The burner I cast in ductile iron and drilled it with 4000 holes. The venturi tubes are oversize from the original of 1-1/4 to 1-1/2.  The vaporizer and pilot, burner, nozzle are as the original and the fuel is as original gasoline.

The water level indicator is of my own design and was incorporated into a Stanley type gauge. Modern but very reliable and accurate. The Stanley EX originally used the bucket type level indicator.

The operation of this boiler is manual for feed water, except for the steam pressure regulator that turns the burner fuel on and off.



CAD Drawings in JPEG

Click Photos to Enlarge

photoalbum\rolly\boiler-burner\10 HP Throttle.jpg

photoalbum\rolly\boiler-burner\18 inch boiler Drill sheet-t.jpg

photoalbum\rolly\boiler-burner\Boiler support.jpg

photoalbum\rolly\boiler-burner\Boiler tie down clamp.jpg


photoalbum\rolly\boiler-burner\Burner pan layout.jpg

photoalbum\rolly\boiler-burner\Burner tip.jpg

photoalbum\rolly\boiler-burner\Drill pattern.jpg

photoalbum\rolly\boiler-burner\super heater & burner pan.jpg

photoalbum\rolly\boiler-burner\super heater.jpg


photoalbum\rolly\boiler-burner\Water level gauge-2.jpg

photoalbum\rolly\boiler-burner\Water level Pressure vessel.jpg




The Hood
all content Copyright 2010 -  permission is required for republication

I was really trying to have some one make this for me but after many frustrating attempts I finely bit the bullet and took a stab at it.  I had spent many hours checking all the EX cars I came across and not one hood had the same dimensions. All varied as much as a half-inch, to an inch. I did my own drawings to fit my car and used all the old photos to acquire original details.

I ran into Daryl Kendall at the Eastern Steam car tour and he agreed to punch me out the louvered panels that could be welded into the sheet metal. I saw him do this once several years earlier. I had to buy a bead roller to make the joint on the sloped section of the hood. If I could make the brass sections well enough I knew I could make the rest.

I had made and laid out cones before and the front of the hood was only half a cone.

I set up and cut and rolled the brass, it looked good, I knew I was half way there. I bought a sheet of cold rolled sheet steel and went to town on the rest of the panels.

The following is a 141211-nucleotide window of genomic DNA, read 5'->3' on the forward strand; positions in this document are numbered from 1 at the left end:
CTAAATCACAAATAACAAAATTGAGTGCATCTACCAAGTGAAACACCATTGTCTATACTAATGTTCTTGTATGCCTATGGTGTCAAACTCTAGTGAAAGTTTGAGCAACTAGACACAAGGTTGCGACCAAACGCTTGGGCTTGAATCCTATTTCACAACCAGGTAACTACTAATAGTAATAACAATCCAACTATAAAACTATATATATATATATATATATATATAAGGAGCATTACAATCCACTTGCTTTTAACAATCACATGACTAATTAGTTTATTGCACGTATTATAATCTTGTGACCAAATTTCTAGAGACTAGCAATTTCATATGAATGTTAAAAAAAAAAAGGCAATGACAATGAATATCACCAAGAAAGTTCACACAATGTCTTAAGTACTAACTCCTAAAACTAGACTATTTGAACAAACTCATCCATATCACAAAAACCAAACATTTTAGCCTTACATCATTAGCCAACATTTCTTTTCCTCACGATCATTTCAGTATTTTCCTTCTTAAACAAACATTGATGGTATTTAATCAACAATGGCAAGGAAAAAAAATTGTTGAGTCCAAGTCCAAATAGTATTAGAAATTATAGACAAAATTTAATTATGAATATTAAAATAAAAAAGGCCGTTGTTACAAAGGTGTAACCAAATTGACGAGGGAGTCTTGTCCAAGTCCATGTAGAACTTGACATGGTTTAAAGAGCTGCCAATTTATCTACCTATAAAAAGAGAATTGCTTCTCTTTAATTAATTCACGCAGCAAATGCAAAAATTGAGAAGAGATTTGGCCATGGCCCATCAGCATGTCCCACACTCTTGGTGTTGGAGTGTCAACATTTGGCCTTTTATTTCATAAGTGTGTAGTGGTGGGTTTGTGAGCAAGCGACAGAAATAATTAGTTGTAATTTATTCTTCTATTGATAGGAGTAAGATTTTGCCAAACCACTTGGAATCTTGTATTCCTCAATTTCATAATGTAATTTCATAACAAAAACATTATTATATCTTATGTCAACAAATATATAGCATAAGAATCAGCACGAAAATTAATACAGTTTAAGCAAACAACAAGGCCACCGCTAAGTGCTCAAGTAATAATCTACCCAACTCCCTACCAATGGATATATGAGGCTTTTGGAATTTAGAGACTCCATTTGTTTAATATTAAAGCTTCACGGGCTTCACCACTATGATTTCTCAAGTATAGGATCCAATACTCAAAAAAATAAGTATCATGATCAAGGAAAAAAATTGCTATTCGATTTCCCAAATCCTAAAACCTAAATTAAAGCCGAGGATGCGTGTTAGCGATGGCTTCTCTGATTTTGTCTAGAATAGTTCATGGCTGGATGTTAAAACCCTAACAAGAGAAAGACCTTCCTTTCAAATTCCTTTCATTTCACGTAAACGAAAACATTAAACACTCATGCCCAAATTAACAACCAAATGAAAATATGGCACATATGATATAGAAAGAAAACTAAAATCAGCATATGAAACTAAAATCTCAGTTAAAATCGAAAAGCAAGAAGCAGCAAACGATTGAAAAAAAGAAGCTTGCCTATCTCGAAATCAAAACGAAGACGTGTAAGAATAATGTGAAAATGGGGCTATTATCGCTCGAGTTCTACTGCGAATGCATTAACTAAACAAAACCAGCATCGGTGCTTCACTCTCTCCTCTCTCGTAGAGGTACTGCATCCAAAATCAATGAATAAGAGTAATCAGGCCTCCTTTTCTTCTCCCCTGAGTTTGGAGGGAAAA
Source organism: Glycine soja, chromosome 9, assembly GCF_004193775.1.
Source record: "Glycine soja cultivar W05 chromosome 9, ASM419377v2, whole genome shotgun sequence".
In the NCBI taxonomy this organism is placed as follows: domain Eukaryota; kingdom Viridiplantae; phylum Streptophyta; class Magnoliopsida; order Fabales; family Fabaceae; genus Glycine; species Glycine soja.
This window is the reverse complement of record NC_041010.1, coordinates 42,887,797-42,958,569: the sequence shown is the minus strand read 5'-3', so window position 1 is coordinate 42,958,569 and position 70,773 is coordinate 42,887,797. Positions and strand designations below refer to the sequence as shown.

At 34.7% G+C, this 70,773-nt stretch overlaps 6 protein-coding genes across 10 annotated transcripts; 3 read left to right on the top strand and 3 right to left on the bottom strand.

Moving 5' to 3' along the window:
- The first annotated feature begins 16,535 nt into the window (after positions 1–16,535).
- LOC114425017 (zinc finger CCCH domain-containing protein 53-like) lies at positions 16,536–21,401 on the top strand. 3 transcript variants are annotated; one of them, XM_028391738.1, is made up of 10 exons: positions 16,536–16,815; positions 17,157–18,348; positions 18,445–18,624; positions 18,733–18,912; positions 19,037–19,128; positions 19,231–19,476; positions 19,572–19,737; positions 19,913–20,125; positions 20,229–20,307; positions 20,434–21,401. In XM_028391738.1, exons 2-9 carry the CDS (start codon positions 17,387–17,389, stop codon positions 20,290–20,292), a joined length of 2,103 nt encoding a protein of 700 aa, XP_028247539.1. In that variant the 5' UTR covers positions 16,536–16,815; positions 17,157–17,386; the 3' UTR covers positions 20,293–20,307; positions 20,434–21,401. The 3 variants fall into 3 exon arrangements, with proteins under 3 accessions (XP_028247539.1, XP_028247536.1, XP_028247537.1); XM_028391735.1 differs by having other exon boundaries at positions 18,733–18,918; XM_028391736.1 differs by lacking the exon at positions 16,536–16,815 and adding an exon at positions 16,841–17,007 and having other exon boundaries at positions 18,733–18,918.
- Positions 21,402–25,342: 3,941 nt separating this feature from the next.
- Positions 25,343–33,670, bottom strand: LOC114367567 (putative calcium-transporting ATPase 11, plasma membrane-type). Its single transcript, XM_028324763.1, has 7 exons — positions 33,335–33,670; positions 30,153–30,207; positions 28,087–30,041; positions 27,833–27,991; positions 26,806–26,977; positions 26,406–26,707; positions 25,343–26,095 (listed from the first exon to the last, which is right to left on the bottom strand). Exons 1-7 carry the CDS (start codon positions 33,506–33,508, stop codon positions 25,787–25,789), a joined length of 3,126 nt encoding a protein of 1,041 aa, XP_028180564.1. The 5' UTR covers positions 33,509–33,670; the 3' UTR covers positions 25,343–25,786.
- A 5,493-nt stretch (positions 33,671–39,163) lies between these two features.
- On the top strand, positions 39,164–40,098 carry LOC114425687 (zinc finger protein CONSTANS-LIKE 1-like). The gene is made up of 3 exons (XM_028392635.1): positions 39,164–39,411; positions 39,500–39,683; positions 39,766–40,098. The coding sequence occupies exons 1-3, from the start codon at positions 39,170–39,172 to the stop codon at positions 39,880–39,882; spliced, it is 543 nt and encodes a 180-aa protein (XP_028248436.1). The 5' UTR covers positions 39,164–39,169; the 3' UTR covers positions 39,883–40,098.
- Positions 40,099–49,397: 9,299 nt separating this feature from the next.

About that time the UPS truck delivered Daryl panels. I set up and machined the trim for around the lower edge and ordered the brass angle stock for the trim around the back.


CAD Drawings in JPEG

Click Photos to Enlarge

photoalbum\rolly\hood\Angle dimensions.jpg

photoalbum\rolly\hood\Hood profile.jpg

photoalbum\rolly\hood\Stanley Louvers.jpg

photoalbum\rolly\hood\Panel layout .jpg

photoalbum\rolly\hood\Template .jpg





 Pumps, Tanks & Small Parts
all content Copyright 2010 -  permission is required for republication



 I am making this the last topic, I think there is enough posted to give anyone a   very good over-view of what it takes to build a car, or start this type of project.



CAD Drawings in JPEG

Click Photos to Enlarge

photoalbum\rolly\pumps,tanks,parts\1906 -07 pumps with 1908 drive.jpg

photoalbum\rolly\pumps,tanks,parts\axle jacking block-1.jpg

photoalbum\rolly\pumps,tanks,parts\axle jacking block-2.jpg

photoalbum\rolly\pumps,tanks,parts\Brak arm-a.jpg

photoalbum\rolly\pumps,tanks,parts\die for clamp-a.jpg

photoalbum\rolly\pumps,tanks,parts\engine blow down valve.jpg

photoalbum\rolly\pumps,tanks,parts\Engine driven water Pump 1909 Machineing Dr.jpg

photoalbum\rolly\pumps,tanks,parts\engine hanger strap.jpg

photoalbum\rolly\pumps,tanks,parts\Exhaust Duct.jpg

photoalbum\rolly\pumps,tanks,parts\Fuel Pump bottom fed.jpg

photoalbum\rolly\pumps,tanks,parts\Fuel System EX.jpg

photoalbum\rolly\pumps,tanks,parts\Hand operated Pump .jpg

photoalbum\rolly\pumps,tanks,parts\High Pressure Valves.jpg

photoalbum\rolly\pumps,tanks,parts\Lace Handle.jpg

photoalbum\rolly\pumps,tanks,parts\low water alarm.jpg

photoalbum\rolly\pumps,tanks,parts\Main steam elebow-1.jpg

photoalbum\rolly\pumps,tanks,parts\Off set link.jpg

photoalbum\rolly\pumps,tanks,parts\pump drive bearing.jpg

photoalbum\rolly\pumps,tanks,parts\Pump drive with no Hookup.jpg

photoalbum\rolly\pumps,tanks,parts\Pump Layout.jpg

photoalbum\rolly\pumps,tanks,parts\Quadrant pin.jpg

photoalbum\rolly\pumps,tanks,parts\Reverse Hook up Pedal.jpg

photoalbum\rolly\pumps,tanks,parts\Reversing pedal.jpg

photoalbum\rolly\pumps,tanks,parts\Siphon and pickup head .JPG


photoalbum\rolly\pumps,tanks,parts\Throttle quadrant .jpg

photoalbum\rolly\pumps,tanks,parts\Throttle quadrant Handle .jpg

photoalbum\rolly\pumps,tanks,parts\Through Dash Valves.jpg

photoalbum\rolly\pumps,tanks,parts\Through Dash Valves-M dwg.jpg


photoalbum\rolly\pumps,tanks,parts\water tank fill cap.jpg